A question we are asked a lot is “can I change my employees terms and conditions?”. We always begin by looking at what a change to terms and conditions is – fundamentally this means you are changing anything that is specified in their contract of employment.
If this is a positive change, i.e. a pay rise or flexible working arrangements, this change is almost certainly going to be agreed by the employee, and not challenged in any way.
However, some changes are not necessarily beneficial to the employee, and these are the ones that often cause the worry when implementing them.
What areas might you change?
Examples of areas that you could need to change include:
- Changes to working hours (perhaps you are extending your opening hours)
- Changes to working days (including weekend working for example)
- Changes to the number or pattern of hours the employee works
- Changes to working location
- Changes to pay
Change is usually driven by one of the following reasons:
- Changes to the financial situation of the company
- Increased or decreased volumes of work
- The needs of the business have changed and you need contracts to reflect this
- Harmonising contracts across the business
How do you implement changes?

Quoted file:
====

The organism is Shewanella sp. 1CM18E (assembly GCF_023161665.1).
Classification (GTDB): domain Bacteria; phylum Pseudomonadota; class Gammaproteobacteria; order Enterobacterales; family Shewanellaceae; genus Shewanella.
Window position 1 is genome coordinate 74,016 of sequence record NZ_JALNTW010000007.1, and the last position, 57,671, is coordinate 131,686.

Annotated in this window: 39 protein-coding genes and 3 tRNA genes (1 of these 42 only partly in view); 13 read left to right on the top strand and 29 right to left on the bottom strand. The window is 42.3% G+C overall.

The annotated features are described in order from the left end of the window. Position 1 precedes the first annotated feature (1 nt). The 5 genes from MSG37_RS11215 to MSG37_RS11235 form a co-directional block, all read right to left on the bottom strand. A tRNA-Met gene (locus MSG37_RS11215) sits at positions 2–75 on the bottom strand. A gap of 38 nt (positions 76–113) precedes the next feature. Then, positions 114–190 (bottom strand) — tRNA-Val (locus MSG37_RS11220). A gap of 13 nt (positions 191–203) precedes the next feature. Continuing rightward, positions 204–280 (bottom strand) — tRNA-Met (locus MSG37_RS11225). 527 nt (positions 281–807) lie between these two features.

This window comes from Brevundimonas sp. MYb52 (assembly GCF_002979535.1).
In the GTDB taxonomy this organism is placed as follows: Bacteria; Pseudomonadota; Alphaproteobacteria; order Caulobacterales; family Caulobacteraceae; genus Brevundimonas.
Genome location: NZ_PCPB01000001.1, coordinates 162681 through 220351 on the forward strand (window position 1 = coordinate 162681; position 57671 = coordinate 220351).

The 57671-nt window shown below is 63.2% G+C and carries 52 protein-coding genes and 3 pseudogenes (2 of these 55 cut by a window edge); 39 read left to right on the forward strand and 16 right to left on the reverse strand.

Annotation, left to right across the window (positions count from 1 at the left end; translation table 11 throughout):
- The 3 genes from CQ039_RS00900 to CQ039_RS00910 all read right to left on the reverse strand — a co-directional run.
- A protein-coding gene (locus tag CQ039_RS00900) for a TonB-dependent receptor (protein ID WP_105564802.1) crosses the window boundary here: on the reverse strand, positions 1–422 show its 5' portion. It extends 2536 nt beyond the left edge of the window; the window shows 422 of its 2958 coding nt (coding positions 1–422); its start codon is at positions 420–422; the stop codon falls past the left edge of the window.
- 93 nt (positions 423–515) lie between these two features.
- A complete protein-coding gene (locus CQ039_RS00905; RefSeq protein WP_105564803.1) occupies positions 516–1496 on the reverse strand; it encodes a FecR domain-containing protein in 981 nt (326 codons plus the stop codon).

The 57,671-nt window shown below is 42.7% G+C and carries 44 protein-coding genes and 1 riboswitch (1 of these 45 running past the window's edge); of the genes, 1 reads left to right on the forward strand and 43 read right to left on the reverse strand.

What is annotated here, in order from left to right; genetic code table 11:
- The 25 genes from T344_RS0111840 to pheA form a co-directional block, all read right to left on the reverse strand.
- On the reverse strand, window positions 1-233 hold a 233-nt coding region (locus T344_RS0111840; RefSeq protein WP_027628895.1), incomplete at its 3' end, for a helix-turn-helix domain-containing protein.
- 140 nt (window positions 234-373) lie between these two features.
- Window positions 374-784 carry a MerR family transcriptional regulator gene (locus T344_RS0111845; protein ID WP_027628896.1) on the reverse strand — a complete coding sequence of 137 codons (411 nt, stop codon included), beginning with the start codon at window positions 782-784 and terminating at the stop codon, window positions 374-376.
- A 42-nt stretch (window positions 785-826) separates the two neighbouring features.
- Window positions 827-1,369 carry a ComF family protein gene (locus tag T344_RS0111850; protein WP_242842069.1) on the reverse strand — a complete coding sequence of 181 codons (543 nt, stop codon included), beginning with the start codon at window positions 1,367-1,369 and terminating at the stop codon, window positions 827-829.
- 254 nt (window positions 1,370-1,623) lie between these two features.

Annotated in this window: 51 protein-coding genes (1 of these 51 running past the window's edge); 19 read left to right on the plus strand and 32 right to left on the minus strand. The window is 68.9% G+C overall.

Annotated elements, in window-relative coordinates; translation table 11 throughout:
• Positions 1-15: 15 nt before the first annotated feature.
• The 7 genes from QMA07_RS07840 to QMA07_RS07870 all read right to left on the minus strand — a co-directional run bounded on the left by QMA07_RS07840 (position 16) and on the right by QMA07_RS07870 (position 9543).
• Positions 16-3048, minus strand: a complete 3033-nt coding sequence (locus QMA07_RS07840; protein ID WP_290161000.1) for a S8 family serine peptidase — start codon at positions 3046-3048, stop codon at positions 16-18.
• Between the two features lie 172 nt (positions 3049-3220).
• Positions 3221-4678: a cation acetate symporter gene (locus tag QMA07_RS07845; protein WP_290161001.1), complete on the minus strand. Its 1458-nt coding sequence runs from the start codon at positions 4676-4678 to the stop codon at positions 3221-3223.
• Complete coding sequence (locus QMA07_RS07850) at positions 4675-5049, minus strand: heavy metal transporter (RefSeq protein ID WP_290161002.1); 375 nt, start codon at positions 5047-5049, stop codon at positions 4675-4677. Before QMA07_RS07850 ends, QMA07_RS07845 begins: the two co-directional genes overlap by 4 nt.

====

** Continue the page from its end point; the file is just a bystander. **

There is a statutory process which you must follow before you implement changes. When changes have been agreed, these should be confirmed in writing as an amendment to the contract.
Enforcing changes without consultation and/or agreement could constitute a breach of contract. It is essential to meet with the employees at the earlies opportunity (and this may need to include unions or employee representatives) to explain the proposals. The employee should then be given time to consider the proposals and come back with any suggestions or feedback. During this period staff are likely to fully consider and understand the changes, which may make them more receptive.
There may be occasions where despite consultation and attempting to compromise, the employee refuses to accept the change. In this occasion, there are options available to you where you could implement the change without consent. There are risks to this process, and you should therefore seek advice and make sure you minimise risk as much as possible throughout the process. The key factors in defending any claims are ensuring there was a fair procedure and a fair reason to dismiss.
Adopting an open-minded and innovative approach to changes can result in you identifying different working patterns and practices which could bring benefits for employees and the organisation. Please contact us if you would like any advice regarding changing terms and conditions, or any other aspect of HR.